Guys, it’s finally time to gear up for Spring! One of the hallmarks of the season is its fluctuating temperatures, not to mention its characteristically volatile weather patterns – “April showers,” and all that. In the morning, it may be one temperature, in the afternoon another, and in the evening a totally different one. We’ve done our part to prepare you for warm weather by offering lighter fabrications and seasonal textiles such as wool, silk, and linen blends. So now it’s time to talk about how to layer clothes, an essential part of any sartorial strategy. Lightweight separates layer in warmth when you need it and remove easily when you don’t. Below, a quick look at some cool ways to pull it all together.
Here at Paul Fredrick, we’re proud to provide our customer with styles that are truly one-of-a-kind. You won’t see these styles anywhere else, since all of our clothing is designed, produced, and sold exclusively to you through our website and our catalog. The subject of this post, silk-trimmed dress shirts, is just another example of our commitment to distinction.
Our silk trim collection is unique because the trim is made from 100% pure silk. Our Dress Shirt Buyer, Michael, explains why this is so difficult to find: “This type of detail is a rarity in the market due to the expense of the… Continue>>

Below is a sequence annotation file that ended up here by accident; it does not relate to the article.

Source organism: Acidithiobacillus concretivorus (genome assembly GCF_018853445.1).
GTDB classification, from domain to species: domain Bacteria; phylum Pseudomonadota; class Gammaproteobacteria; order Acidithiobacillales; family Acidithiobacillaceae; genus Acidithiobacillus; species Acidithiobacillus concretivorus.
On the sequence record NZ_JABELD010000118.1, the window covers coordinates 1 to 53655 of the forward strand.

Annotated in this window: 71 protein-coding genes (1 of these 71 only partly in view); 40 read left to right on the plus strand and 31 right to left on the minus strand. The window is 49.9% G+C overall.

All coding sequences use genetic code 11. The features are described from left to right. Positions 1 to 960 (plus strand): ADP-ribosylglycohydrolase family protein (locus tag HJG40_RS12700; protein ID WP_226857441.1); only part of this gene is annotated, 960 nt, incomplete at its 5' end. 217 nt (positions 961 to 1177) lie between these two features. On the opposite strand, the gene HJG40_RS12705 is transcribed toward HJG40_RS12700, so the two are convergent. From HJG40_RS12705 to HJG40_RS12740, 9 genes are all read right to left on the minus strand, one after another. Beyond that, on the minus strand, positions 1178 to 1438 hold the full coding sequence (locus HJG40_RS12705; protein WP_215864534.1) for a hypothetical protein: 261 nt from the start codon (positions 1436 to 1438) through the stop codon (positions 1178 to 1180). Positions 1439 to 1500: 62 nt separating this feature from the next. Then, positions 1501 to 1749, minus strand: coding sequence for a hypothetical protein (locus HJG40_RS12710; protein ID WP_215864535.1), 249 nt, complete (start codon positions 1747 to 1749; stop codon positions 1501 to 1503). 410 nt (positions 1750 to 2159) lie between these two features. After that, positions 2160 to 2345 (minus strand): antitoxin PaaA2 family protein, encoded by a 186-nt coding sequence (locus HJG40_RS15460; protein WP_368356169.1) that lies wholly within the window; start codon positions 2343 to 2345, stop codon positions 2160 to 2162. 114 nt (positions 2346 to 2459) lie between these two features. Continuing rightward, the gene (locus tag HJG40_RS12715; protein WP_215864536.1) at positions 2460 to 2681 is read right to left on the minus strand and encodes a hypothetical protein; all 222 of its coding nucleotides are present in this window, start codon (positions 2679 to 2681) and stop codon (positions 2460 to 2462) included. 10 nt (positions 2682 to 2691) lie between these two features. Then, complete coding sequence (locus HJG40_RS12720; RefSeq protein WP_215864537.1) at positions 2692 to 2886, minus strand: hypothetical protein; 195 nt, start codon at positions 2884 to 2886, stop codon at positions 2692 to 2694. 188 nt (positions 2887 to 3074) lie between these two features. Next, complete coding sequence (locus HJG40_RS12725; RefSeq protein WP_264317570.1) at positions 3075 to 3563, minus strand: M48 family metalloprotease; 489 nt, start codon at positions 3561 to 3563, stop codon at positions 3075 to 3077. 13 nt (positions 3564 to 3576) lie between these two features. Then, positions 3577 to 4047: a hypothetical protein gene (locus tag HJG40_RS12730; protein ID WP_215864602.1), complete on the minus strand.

Now that you’ve had the opportunity to look through our Spring 2016 Collection, we want to take a moment to highlight a few things. We asked our Buyers to tell us which item from their respective categories they are most pleased with, and though it was no easy task, we now have four of their top picks for your consideration. Read on to find out what they have chosen, and why!
Our Dress Shirt Buyer, Michael, chose the 2-Ply Cotton Pinpoint Silk Trimmed Straight Collar Dress Shirt as his top pick from the Spring ’16 Dress Shirt Collection. It’s a solid white pinpoint oxford dress shirt with a delightful surprise –… Continue>>
When it comes to suiting fabrics, it’s easy to think of wool at one end of a spectrum and cotton at the other. In this line of thinking, wool is only for fall and winter (except for those dullards who think wool is the only fabric appropriate for business and sweat in it all through July and August), and cotton is only for summer.
In fact this couldn’t be more untrue, as the type of fabric is meaningless until you qualify it with weight and weave.
So heavyweight cottons like corduroy, cavalry twill and moleskin are actually cold-weather fabrics, while wool can come in weights as low as five ounces and… Continue>>